Inge Reist’s father was not interested in the subject of money. A medievalist in the comp lit department at Columbia, he reserved a “certain disdain for business and the stock market,” according to his daughter, and preferred instead to spend his time thinking about more meaningful things. “I think,” Ms. Reist said, “it was just the culture among academics to have this disdain for things that related to commerce.”
Ms. Reist began her career in the academy too, as an art history graduate student at Columbia. But since 1980, she has worked at the Frick Collection, the small but stunning museum that houses the collection of steel magnate Henry Clay Frick. In her current role at the Frick’s Art Reference Library, Ms. Reist heads a research center dedicated to a cause her father might have found questionable. Namely, she is the director of the Center for the History of Collecting in America—essentially a think tank that was established in 2007 in order to encourage scholars to pursue a field within art history that Ms. Reist and her colleagues feel has been largely overlooked by the academy.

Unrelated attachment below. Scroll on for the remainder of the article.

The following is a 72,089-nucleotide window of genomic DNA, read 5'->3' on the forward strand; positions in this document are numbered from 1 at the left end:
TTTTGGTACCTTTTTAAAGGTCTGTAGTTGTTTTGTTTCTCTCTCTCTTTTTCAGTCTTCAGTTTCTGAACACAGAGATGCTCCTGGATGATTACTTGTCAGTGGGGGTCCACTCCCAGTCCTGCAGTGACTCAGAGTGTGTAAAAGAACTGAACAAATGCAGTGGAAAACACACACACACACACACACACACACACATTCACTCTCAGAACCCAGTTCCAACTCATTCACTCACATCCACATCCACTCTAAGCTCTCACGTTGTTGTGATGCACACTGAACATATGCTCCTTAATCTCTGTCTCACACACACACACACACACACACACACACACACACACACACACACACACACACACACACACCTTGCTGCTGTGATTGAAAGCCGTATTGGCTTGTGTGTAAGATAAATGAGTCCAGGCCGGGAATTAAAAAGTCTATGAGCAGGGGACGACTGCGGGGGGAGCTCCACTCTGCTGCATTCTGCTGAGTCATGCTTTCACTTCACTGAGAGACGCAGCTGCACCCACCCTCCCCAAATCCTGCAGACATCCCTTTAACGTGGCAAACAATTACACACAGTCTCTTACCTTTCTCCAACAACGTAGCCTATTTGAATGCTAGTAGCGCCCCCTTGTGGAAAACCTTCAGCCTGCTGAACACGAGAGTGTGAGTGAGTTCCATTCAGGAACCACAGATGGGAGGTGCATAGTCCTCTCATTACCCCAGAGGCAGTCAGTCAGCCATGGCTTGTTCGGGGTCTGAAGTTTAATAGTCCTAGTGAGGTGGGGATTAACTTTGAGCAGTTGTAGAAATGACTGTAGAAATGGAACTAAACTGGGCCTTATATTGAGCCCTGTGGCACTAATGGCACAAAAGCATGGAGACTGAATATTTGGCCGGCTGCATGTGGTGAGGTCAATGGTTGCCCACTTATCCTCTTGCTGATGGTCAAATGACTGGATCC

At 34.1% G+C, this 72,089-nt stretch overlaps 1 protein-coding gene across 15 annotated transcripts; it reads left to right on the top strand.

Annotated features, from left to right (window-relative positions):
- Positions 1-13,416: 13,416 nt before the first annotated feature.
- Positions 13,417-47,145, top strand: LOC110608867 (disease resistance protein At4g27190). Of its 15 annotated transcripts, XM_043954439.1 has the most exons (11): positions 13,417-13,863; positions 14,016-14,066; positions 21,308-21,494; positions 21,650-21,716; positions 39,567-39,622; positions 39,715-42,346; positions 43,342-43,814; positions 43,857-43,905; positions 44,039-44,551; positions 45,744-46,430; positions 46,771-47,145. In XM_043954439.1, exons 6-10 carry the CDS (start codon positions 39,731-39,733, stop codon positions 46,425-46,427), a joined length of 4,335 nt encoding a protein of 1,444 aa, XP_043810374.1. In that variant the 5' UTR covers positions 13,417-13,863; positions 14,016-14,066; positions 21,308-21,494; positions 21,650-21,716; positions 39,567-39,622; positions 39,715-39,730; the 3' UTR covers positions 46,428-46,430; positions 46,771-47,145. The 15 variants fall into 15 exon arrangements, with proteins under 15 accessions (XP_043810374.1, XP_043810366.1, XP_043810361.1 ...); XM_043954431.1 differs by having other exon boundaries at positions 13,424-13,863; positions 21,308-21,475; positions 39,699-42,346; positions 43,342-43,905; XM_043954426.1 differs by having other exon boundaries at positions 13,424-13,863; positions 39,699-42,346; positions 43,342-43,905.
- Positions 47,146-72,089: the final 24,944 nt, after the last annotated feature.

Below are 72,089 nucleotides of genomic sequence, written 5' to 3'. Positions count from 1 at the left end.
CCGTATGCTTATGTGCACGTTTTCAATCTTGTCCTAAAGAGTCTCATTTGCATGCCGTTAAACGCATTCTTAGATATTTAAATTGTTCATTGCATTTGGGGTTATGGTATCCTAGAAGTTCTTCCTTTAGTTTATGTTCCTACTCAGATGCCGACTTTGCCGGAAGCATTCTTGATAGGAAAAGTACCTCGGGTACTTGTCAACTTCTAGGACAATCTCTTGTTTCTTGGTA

The history of art collecting and patronage, according to Ms. Reist, is in many ways the history of art itself, and to study art from an aesthetic point of view without studying the material conditions under which it was paid for, displayed and preserved is to ignore something quite essential.